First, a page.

The Flame Barrier (1958) offers a simple, yet intriguing sci-fi concept, but the minutes between the points the plot is established and is then ultimately resolved (in other words, the bulk of the movie) are comprised of an odd hybrid of jungle adventure and romance. The movie it evoked most for me is, strangely enough, The African Queen (1951.) However, with the appearance of a chimpanzee, I also got a little bit of a Tarzan vibe.
According to writers Pat Fielder (screenplay) and George Worthing Yates (story and screenplay), the "flame barrier" is the area 200 miles above the earth that lies between our atmosphere and outer space. A satellite is successfully launched into space, but it unfortunately fails, falls through the flame barrier and crash lands in the jungle. When a man, Howard Dahlmann (Dan Gachman) disappears near the crash site, his wife, Carol (Kathleen Crowley)…
…hires two brothers, Dave Hollister (Arthur Franz) and Matt Hollister (Robert Brown), to lead an expedition to find him. So far, so good, and just because most of an hour is spent depicting this expedition doesn't mean it's not entertaining. It's just not very "sci-fiey." It also doesn't mean Carol won't face any danger. Why, she faces spiders and snakes, gets splashed with mud and, worst of all, can take only one small bag with her!
For a threadbare story, there are some attempts at depth in the characterization of Carol that I found interesting. First, we're not sure of her motives. Is she really concerned for her husband's welfare or does she just want to find proof of his death so she can collect his life insurance? Her own motives might not even be clear to her; she admits as much to Dave. This could also be, though, because she's… brace yourselves… falling in love with him.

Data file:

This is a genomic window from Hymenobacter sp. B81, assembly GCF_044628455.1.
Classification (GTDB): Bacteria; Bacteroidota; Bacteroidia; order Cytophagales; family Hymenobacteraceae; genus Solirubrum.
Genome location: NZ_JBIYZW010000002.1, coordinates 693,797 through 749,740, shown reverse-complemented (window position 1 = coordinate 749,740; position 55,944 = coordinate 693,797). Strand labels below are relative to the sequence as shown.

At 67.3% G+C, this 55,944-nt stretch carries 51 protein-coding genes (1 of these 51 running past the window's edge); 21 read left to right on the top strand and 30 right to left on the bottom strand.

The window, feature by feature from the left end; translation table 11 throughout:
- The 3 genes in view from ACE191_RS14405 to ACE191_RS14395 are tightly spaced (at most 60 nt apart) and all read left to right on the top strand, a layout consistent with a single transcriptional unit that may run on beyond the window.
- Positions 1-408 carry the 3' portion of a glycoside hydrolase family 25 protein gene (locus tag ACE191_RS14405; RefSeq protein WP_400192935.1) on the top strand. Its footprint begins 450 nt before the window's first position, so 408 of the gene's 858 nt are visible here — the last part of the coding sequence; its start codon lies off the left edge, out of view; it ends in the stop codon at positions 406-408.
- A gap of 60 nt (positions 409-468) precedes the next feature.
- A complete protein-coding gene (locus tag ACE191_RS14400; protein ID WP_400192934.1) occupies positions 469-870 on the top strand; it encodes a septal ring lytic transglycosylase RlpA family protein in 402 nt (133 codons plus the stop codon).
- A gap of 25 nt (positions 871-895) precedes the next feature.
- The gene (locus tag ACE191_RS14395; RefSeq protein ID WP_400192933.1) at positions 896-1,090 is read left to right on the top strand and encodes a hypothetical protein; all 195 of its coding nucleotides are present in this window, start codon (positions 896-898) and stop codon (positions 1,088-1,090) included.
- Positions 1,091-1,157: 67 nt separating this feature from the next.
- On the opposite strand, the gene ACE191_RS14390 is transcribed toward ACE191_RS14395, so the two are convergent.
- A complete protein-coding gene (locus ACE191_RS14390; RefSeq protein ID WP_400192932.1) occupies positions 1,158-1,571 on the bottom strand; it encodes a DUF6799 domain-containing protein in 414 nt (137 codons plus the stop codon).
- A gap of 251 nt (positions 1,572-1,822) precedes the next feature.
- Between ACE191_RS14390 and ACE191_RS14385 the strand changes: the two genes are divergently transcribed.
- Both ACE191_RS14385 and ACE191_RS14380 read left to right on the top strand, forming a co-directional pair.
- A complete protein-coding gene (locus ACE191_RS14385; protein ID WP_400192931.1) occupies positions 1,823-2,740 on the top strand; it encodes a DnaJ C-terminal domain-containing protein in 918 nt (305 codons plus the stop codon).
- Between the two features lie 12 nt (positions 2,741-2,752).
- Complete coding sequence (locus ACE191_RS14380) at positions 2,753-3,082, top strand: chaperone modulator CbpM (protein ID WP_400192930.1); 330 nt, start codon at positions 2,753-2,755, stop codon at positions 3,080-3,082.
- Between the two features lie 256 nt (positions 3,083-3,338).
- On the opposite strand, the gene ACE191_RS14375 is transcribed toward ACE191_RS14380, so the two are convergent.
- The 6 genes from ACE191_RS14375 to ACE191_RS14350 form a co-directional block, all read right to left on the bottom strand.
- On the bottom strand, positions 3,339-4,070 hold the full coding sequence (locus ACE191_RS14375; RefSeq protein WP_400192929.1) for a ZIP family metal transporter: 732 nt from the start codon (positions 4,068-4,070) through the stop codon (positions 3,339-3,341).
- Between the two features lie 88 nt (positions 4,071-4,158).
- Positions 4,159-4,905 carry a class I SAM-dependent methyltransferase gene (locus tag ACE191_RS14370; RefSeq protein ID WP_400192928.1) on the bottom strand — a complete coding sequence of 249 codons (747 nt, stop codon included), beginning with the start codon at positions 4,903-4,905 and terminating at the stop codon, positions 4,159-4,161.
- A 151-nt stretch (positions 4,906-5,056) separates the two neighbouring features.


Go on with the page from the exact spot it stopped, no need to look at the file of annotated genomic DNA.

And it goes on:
I was kind of surprised by this development, although I probably shouldn't have been. Matt is the more charming, energetic brother. He's a lovable lothario that you could imagine Carol taming. No, it's the older, grumpier brother, Dave, with whom Carol shares romantic moments. Perhaps because he's a more restrained character, I'm not sure what Carol sees in him. (His is also not a particularly dynamic performance.)
When they learn the fate of Howard Dahlmann, we return to the world of sci-fi and, again, there's an intriguing concept at the core. The action comes to a fairly suspenseful conclusion, although the details of their situation and solution to the problem are a little wonky. What they predict will happen doesn't fit the timeline of events so far; nevertheless, they are correct and find themselves in a race against time to prevent worldwide destruction. (Not really; I exaggerate.)
The Flame Barrier came from Gramercy Pictures, which produced the horror/sci-fi films The Monster That Challenged the World (1957), The Vampire (1957), and The Return of Dracula (1958); it was released on a double bill with the latter. Chances are you've seen one of those and enjoyed it. That should give you a good idea of what we've got here. While this is probably the least substantial of the bunch, it's not bad, not bad at all.
Written by Pat Fielder, George Worthing Yates
Directed by Paul Landres
Starring Arthur Franz, Kathleen Crowley, Robert Brown
Released April 2, 1958 RT 70 min.
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